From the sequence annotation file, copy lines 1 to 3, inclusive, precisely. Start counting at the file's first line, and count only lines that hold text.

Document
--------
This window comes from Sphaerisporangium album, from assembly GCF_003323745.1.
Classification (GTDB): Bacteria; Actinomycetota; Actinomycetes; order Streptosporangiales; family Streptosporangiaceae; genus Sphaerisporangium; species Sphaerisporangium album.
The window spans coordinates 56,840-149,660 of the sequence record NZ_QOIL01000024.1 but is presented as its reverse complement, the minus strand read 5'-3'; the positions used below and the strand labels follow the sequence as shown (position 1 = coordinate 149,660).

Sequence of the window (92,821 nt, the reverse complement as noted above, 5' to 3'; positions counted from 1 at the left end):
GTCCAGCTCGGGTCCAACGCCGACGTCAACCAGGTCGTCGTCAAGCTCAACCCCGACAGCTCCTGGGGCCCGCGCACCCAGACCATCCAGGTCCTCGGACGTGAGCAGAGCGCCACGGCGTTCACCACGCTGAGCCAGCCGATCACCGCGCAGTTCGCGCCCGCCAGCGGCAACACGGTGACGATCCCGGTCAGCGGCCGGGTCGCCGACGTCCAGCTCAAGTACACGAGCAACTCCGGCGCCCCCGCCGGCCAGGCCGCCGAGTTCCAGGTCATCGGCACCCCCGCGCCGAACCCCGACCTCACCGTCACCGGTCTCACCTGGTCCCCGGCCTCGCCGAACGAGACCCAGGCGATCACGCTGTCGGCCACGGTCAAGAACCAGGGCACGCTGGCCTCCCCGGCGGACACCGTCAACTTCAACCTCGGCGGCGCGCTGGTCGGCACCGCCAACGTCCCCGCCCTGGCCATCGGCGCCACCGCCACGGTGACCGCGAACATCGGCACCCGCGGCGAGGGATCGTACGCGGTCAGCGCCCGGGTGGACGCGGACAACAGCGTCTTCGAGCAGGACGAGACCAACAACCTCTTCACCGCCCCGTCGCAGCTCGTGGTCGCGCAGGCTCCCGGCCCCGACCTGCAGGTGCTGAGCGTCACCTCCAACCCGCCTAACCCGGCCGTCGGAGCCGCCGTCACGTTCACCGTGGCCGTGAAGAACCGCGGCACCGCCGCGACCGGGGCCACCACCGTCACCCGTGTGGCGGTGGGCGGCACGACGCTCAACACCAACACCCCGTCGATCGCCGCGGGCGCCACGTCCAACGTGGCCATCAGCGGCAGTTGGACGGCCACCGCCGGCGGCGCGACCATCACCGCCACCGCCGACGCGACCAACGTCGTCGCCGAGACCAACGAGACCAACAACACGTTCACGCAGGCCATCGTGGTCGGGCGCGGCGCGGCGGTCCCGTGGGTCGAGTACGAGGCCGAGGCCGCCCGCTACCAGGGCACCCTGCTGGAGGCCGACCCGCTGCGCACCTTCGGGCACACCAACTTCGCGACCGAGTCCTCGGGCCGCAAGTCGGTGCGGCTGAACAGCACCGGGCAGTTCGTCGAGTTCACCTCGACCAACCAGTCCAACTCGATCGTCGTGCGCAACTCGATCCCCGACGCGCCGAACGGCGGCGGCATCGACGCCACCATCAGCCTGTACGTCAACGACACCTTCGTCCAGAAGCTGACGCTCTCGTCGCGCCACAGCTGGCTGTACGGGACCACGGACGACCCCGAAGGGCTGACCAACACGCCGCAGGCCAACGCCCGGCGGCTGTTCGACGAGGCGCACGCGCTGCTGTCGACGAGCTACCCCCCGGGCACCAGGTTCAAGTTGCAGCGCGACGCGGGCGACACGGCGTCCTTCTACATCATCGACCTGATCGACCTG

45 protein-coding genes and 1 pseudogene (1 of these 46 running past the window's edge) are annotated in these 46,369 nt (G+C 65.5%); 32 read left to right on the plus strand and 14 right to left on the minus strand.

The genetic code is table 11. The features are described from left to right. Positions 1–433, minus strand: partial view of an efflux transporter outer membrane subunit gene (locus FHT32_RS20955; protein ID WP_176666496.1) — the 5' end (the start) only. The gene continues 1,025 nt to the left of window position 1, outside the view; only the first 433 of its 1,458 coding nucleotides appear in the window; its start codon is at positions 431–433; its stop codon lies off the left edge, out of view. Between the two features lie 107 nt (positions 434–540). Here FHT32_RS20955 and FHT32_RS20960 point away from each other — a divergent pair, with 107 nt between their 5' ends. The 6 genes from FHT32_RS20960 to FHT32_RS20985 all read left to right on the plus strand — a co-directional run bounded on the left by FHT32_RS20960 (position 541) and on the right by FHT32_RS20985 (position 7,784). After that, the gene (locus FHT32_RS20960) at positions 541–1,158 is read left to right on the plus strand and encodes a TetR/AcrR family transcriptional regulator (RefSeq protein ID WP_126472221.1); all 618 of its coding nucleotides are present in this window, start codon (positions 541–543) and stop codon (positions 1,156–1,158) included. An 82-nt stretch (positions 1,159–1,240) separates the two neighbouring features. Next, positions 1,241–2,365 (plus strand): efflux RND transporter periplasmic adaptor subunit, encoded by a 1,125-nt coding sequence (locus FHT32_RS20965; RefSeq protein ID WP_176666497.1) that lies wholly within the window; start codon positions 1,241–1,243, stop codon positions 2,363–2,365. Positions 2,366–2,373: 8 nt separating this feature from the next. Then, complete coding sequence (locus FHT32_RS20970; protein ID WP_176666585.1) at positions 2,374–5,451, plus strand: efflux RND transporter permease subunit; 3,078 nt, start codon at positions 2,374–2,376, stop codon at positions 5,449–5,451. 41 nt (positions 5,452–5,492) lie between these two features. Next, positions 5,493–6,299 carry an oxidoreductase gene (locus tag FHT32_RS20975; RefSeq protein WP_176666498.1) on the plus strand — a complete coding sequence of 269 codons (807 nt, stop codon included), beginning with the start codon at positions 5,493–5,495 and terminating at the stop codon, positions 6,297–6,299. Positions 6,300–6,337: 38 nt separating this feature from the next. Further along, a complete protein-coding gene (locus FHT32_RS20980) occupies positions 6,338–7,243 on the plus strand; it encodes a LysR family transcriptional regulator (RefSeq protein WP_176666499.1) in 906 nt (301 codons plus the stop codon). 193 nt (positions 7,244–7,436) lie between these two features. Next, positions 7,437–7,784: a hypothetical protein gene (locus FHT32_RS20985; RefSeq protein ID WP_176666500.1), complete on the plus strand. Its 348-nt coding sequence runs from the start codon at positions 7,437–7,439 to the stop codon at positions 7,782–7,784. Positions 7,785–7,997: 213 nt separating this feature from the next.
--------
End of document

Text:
This window comes from Sphaerisporangium album, from assembly GCF_003323745.1.
Classification (GTDB): Bacteria; Actinomycetota; Actinomycetes; order Streptosporangiales; family Streptosporangiaceae; genus Sphaerisporangium; species Sphaerisporangium album.
The window spans coordinates 56,840-149,660 of the sequence record NZ_QOIL01000024.1 but is presented as its reverse complement, the minus strand read 5'-3'; the positions used below and the strand labels follow the sequence as shown (position 1 = coordinate 149,660).